Tomorrow is Fashion Revolution Day. This day asks people to think about who made the clothes you are wearing.
This question started to form in my head a few years ago, which is one of the reasons why I started The Visible Mending Programme and I’d like to explain a bit more about the philosophy behind it.
Visible Mending Workshop at Shetland Wool Week 2013
The Visible Mending Programme seeks to highlight that the art and craftsmanship of clothes repair is particularly relevant in a world where more and more people voice their dissatisfaction with fashion’s throwaway culture. By exploring the story behind garment and repair, the Programme attempts to reinforce the relationship between wearer and garment, hopefully leading to people wearing their existing clothes for longer, with the beautiful darn worn as a badge of honour. The development and crystallisation of these ideas are closely linked to the development of my hand-knitting skills.
Zoe’s cardigan has gone through The Visible Mending Programme a number of times
Taking pride in my craftsmanship of hand-knitting has led to the realisation that I want to take good care of these items to extend their longevity. However, this urge is not quite so strong for clothes purchased on the High Street, even though they were probably produced by highly skilled makers. Although considerable constraints in time and materials can affect their quality they ought to deserve the same care as a hand-knit to honour the anonymous makers and their skills.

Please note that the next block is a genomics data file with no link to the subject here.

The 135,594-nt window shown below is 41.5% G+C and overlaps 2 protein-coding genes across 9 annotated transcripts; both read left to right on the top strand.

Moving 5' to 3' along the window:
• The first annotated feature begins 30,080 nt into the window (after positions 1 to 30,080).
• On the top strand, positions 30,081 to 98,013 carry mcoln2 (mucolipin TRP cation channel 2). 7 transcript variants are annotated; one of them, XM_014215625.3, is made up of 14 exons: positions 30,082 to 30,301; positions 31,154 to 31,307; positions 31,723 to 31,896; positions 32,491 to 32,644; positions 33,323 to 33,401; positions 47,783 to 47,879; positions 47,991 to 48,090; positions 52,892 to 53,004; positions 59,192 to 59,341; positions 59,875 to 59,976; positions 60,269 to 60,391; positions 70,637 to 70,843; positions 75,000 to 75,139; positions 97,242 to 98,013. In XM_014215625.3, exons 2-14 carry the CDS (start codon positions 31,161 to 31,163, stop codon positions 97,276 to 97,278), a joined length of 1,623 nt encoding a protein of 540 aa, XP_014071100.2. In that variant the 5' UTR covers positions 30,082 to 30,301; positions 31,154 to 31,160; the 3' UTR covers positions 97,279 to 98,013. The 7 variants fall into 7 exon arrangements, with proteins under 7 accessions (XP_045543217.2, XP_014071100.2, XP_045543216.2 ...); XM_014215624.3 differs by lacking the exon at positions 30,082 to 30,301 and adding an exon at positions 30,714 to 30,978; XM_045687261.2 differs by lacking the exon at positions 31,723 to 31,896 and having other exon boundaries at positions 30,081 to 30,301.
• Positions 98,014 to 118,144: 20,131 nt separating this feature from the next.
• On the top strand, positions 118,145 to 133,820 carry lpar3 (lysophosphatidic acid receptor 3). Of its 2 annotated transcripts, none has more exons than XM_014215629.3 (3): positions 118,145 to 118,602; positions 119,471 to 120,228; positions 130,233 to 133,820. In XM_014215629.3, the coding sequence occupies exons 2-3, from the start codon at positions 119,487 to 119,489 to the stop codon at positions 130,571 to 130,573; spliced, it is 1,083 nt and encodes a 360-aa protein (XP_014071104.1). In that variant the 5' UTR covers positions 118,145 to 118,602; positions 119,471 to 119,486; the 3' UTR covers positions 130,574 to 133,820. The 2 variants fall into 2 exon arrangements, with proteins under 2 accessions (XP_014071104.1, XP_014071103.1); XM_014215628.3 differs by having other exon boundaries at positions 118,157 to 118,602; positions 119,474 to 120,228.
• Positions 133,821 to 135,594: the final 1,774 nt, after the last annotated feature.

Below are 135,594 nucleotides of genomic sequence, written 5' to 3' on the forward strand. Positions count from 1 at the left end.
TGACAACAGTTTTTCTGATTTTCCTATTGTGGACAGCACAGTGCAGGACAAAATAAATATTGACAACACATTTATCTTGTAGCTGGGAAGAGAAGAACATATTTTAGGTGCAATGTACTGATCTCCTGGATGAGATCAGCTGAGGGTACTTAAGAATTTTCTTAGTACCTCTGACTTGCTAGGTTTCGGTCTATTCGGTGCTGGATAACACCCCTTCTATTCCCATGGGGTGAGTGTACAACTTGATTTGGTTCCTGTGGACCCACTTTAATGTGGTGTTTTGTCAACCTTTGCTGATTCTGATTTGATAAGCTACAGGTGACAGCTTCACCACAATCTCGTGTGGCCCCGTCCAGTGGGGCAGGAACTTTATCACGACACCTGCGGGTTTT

A hand-knitted cardigan, designed by myself
Hand-knitting creates close ties with the object made; tracing its evolution and progress reminds one of where, when and how it was made. A good darn also requires craftsmanship, and I frequently employ knitting and crochet techniques for mending, or techniques traditionally used for repairing knitwear. The experience of this process allows one to create a similar connection with shop-bought clothes as with hand-knits. By thinking about how the garment was acquired, the occasions it was worn and the motivation of the repair can reinforce that relationship. Writing a Visible Mending Programme blog, running darning workshops and taking repair work commissions can provide inspiration, skills and services to people and hopefully persuade them that shop-bought clothes deserve care and attention too, just like that precious hand-knit.
A scarf repaired by one of my students during a Visible Mending Workshop
You can read some more over at The Good Wardrobe, where John-Paul Flintoff interviewed me at one of their Sew It Forward events.
So ask yourself: do you know who made your clothes?